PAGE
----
A tale of two surveys

Posted in: Comment, News and Updates

I've looked at two surveys this week.  The first was that distributed by QAAHEA about its new draft Guidelines to HE institutions about SD / ESD (it never quite decided which this was).  The second was about the National Student Survey (NSS).  Both, of course, had QAA's fingerprints on them.

But what a contrast.  The E(SD) Guidelines was a cheap-o affair from Survey Monkey (we're all increasingly familiar with these).  The NSS one was a sleek piece of design from Nat Cen, a social research outfit.  I warmed immediately to the Nat Cen approach as it allowed you to see all the questions in advance which is a simple way of treating the respondent with respect.  You can, for example, see whether there's any point in your starting the survey.

I further warmed to the NSS survey when I came to this:

18a. (If answer to Q17=yes) Why … ?

and then this:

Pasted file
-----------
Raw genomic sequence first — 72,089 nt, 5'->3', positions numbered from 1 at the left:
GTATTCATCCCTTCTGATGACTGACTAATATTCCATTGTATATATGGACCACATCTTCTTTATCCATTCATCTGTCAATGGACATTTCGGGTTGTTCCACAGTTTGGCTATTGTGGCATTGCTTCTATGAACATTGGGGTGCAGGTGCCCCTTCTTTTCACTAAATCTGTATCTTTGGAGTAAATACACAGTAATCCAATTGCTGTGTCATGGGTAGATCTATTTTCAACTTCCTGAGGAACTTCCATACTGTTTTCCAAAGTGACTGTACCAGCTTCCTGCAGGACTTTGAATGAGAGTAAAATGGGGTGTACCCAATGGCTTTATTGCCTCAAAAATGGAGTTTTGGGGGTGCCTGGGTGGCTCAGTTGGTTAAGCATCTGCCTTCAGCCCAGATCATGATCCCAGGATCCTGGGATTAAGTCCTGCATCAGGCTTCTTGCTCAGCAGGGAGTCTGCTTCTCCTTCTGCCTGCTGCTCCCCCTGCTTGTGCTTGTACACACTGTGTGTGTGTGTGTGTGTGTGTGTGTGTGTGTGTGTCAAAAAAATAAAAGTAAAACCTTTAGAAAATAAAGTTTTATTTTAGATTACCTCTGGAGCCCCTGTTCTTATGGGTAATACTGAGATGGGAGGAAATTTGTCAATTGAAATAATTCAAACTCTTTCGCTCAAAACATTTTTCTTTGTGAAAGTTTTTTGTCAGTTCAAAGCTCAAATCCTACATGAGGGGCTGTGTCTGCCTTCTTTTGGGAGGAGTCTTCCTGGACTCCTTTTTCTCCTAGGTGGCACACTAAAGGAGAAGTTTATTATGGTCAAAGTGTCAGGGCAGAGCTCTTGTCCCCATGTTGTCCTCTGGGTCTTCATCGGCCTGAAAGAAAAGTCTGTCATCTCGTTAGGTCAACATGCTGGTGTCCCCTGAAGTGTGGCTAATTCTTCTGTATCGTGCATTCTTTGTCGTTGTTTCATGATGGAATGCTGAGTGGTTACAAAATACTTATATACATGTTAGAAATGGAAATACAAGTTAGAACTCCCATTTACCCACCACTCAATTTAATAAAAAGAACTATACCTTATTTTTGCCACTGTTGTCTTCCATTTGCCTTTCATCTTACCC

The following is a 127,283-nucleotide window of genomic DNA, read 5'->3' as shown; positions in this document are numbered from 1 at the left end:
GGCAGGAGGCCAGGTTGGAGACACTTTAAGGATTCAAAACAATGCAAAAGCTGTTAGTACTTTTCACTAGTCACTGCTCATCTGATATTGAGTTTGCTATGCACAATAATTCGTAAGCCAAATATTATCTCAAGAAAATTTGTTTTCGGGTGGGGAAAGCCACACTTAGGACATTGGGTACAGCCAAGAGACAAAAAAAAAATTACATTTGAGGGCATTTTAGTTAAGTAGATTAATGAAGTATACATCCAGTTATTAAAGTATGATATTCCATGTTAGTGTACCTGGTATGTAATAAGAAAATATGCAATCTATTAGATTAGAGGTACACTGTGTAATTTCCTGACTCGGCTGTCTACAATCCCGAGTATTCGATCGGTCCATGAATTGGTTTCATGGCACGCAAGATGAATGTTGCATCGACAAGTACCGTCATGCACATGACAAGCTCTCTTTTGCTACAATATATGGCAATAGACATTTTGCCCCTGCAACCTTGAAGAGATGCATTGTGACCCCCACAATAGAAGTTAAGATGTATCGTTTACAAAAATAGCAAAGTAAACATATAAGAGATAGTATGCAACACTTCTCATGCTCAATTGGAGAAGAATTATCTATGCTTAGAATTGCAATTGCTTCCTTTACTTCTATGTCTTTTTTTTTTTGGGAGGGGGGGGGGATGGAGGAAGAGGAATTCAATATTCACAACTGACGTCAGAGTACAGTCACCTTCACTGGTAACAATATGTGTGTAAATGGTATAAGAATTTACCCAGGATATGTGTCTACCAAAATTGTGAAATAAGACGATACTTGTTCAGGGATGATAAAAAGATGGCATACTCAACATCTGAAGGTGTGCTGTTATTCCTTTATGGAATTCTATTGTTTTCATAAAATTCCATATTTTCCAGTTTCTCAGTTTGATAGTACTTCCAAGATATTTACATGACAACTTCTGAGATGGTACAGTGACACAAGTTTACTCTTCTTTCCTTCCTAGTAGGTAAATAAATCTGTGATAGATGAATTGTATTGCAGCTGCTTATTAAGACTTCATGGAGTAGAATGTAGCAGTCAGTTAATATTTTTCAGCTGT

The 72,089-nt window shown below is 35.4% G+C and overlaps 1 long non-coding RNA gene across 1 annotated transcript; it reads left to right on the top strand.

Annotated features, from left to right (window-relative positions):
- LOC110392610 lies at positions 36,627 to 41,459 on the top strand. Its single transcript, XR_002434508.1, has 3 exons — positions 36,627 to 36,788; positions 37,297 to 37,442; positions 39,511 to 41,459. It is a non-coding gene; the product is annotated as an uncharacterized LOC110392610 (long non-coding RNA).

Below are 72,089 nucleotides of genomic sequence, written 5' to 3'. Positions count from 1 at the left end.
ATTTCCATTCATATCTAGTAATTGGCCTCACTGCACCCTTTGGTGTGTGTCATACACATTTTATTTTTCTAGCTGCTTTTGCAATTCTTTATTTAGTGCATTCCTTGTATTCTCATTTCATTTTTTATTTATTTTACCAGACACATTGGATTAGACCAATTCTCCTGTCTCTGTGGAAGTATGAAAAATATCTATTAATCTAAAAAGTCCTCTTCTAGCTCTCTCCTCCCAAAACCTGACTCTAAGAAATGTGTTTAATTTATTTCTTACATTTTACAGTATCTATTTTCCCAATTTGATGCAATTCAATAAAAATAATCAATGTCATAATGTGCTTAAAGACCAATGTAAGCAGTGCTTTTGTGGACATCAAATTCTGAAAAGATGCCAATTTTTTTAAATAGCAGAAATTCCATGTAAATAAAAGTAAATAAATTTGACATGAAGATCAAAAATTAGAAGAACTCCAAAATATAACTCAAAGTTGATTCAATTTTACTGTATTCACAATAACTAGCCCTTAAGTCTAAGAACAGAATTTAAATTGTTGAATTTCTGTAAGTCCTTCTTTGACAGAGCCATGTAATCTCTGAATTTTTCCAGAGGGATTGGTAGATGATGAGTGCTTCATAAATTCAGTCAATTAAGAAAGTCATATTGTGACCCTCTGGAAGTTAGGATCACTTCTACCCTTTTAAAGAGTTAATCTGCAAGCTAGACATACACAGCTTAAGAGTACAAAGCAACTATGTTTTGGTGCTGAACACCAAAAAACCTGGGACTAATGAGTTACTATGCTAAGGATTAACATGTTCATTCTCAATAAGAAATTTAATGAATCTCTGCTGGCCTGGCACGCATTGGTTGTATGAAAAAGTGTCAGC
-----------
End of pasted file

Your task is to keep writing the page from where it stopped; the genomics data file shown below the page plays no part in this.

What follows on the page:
19. (If answer to Q17=no) Why … ?

In the QAAHEA's E(SD) survey, you were not encouraged to give "Yes, and / but …" responses.  It was assumed that you'd only have something to say if you disagreed with the proposition.  This was very irritating as I was forced to give "No" responses (followed by a comment), when I really wanted to say, "Yes, but / and …".    That said, I did manage to squeeze in all the points I wanted to make, even if I did end up by seemingly over-filling the boxes.  All that said, the NSS survey wasn't flawless as there were boxes that didn't expand to let you say what you wanted to.  Inexplicable.  I can only trust that both were valuable.

Posted in: Comment, News and Updates


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